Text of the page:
Jeon participated in long, patient rallies and was holding ground fine at defending early smashes but any shuttles less than three-quarter-court were dealt with swiftly by Chen Long (pictured right), whose world ranking had dropped to #12.  Chen’s jump smash angle produced unbelievable inch perfection on his winners, both down the line and cross court.  The world #41 Korean ran out of creativity in the second game and attempted tighter net shots that failed to go across, yielding a second tie point to the defending champions China, as Chen prevailed 21-10, 21-10.

I’ve been thinking about you

Technically speaking, there wasn’t an upset in women’s doubles when world #3 All England champions Chang Ye Na / Lee So Hee (pictured below) beat world #4 Chen Qingchen / Jia Yifan, 21-19, 21-13.  But, in terms of pride, it was one because the Koreans exacted revenge for six consecutive losses to this Chinese pair in 2016.

The familiarity among the ladies was apparent with the Koreans wary of Jia’s lethal left-handed smashing and Chen anticipating Chang’s movements at the net area.

Eventually, what the Chinese did to world #1 Japanese the night before was visited upon themselves.  Lee So Hee learnt to hit the shuttle that little bit further out of range of where she knew her opponent was anticipating.  Having played each other in mixed doubles and women’s doubles, Chang Ye Na was effective at the net by being one step ahead of Chen Qingchen’s now usual combination of shots.

There wasn’t quite the 2010 Uber Cup level of stress apparent about Chen/Jia but there were signs of worry infiltrating their minds, compared to the Koreans, who remained focused – smiling even – when their seven-point lead withered to nought in the first game.

Predecessors’ reunion

Ra Kyung Min / Kim Dong Moon came out on top of Gao Ling / Zhang Jun at Korea’s last Sudirman victory in 2003.  All four attended the 2017 Cup, where Korea once again topped and needed mixed doubles.  A major difference here was that in 2003, not only did Ra and Kim start the tie off with their convincing victory, but they were the ones on an impossible winning streak, not having lost a match in nearly two years.  This year, it was China fielding the pair on a hot streak as Lu Kai and Huang Yaqiong had reached the finals of all six events they’d entered this year and won four of them.

Play got off to a blistering start when Korea’s Chae Yoo Jung / Choi Sol Gyu (pictured below) instigated thick and fast drive shot battles.  Choi’s solid limbs were built for this particular style.  No strangers to playing opponents who start on a high, Huang Yaqiong / Lu Kai drew level in the first game shortly after the interval.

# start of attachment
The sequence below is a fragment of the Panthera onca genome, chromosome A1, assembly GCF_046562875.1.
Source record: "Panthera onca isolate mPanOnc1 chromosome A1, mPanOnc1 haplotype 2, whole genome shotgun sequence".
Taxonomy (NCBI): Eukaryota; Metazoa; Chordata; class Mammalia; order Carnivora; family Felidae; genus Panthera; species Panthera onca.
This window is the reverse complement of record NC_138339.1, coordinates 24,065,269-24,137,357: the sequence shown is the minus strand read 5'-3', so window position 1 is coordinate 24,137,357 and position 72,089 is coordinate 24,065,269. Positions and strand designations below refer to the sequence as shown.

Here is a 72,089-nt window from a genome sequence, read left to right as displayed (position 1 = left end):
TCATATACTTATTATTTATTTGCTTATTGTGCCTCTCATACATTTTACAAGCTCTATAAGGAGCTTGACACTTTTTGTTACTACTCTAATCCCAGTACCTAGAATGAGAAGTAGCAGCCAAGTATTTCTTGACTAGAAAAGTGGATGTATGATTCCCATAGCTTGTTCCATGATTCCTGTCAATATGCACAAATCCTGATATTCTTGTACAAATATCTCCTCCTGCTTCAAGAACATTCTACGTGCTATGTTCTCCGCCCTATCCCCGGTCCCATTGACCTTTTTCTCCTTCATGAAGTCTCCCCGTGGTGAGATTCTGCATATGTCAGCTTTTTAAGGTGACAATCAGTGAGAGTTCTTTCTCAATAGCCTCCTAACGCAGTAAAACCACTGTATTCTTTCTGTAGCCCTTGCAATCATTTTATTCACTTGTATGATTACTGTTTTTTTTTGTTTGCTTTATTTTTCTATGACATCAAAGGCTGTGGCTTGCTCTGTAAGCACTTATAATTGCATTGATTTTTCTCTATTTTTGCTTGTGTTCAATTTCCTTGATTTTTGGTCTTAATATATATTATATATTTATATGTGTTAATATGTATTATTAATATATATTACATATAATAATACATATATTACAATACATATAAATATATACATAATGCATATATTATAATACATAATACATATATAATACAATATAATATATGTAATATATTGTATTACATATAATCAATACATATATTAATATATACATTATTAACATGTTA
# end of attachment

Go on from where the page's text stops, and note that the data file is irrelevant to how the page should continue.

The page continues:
The Koreans remained relentless and on game point Choi Sol Gyu (pictured above) noticed Lu’s racquet position, then made the smart choice to hit a drive at head level instead of downwards.  Next was an easy put away and Korea took it 21-17 to go one game up.

13-8 in the second game was the best rally of the match: Huang was tested in her defence by Chae and Choi in tandem.  In the midst of the onslaught, Lu’s defence reflexes amazingly picked up a near impossible net kill, but – even luckier for Korea – the rally ended when Choi’s smash hit the net cord and rolled over onto Chinese territory.  Any errors were largely forced ones among the pairs.

Up 15-10 in the second and one game under his belt supplied Choi Sol Gyu the adrenalin for millisecond faster reactions.  Sensing the unbelievable at 19-12, the Korean coaches held their heads in their hands.  Chae/Choi beat the best mixed pair in the world, 21-13, and their teammates swarmed centre court.

Final result: Korea 3, China 2
MD:  Choi Sol Gyu / Seo Seung Jae (KOR) lost to Fu Haifeng / Zhang Nan (CHN)  14-21, 15-21
WS:  Sung Ji Hyun (KOR) beat He Bingjiao (CHN)  21-12, 21-16
MS:  Jeon Hyeok Jin (KOR) lost to Chen Long (CHN)  10-21, 10-21
WD:  Chang Ye Na / Lee So Hee (KOR) beat Chen Qingchen / Jia Yifan (CHN)  21-19, 21-13
XD:  Choi Sol Gyu / Chae Yoo Jung (KOR) beat Lu Kai / Huang Yaqiong (CHN)  21-17, 21-13

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Aaron Wong

About Aaron Wong

Aaron Wong only ever coveted badminton's coolest shot - a reverse backhand clear. He is renowned for two other things: 1) Writing tournament previews that adjust the focus between the panorama of the sport's progress, down to the microscopic level of explaining the striking characteristics of players; 2) Dozing off during men's doubles at the London Olympic Games. Contact him at: aaron @